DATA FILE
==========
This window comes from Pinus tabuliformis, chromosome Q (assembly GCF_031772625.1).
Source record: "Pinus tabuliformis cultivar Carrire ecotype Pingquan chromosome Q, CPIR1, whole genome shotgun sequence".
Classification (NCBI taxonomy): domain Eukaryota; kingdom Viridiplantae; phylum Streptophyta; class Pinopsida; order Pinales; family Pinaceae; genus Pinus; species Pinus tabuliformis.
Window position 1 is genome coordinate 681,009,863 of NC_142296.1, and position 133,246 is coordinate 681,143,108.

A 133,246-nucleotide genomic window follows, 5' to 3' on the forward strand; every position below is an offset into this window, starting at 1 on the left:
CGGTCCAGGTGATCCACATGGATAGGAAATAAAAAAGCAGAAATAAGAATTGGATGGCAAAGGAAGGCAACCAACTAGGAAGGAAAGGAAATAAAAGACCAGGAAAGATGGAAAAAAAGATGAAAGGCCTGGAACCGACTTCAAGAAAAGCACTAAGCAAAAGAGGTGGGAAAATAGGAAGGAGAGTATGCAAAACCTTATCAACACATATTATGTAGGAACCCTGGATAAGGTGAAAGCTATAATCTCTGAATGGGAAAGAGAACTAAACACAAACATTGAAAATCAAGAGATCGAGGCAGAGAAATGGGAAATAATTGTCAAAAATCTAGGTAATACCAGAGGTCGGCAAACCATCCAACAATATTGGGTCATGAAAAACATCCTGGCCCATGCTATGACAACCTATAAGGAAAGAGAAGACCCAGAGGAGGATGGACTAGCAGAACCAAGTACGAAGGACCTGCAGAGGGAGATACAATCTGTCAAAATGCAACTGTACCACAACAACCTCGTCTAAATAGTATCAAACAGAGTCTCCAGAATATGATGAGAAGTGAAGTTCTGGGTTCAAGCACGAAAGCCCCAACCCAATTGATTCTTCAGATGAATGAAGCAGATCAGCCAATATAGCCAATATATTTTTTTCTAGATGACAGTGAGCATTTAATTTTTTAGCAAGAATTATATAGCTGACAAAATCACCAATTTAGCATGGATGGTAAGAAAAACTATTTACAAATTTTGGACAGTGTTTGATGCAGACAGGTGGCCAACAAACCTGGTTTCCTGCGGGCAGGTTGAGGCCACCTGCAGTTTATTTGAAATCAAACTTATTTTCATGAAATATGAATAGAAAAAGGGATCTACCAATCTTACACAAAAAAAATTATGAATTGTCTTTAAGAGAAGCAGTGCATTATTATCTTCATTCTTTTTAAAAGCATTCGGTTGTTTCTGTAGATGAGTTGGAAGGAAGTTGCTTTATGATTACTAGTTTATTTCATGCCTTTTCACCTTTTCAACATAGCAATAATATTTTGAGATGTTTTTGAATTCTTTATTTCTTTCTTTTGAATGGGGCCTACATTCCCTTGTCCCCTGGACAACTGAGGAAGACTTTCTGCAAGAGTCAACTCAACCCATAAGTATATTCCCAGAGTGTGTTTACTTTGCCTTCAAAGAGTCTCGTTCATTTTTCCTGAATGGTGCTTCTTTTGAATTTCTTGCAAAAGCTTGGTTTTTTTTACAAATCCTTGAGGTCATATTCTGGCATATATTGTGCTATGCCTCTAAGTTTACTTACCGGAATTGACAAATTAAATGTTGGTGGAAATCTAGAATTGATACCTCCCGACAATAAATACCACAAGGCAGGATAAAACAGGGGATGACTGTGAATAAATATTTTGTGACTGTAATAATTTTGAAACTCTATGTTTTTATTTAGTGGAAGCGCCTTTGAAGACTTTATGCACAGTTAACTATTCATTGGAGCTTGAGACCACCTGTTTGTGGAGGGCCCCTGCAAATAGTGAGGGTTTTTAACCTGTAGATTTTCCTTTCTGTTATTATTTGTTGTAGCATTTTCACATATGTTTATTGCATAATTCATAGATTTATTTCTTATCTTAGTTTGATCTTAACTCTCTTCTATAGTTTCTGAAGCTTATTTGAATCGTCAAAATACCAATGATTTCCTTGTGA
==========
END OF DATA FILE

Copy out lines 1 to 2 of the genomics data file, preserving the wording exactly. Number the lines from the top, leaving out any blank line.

This window comes from Pinus tabuliformis, chromosome Q (assembly GCF_031772625.1).
Source record: "Pinus tabuliformis cultivar Carrire ecotype Pingquan chromosome Q, CPIR1, whole genome shotgun sequence".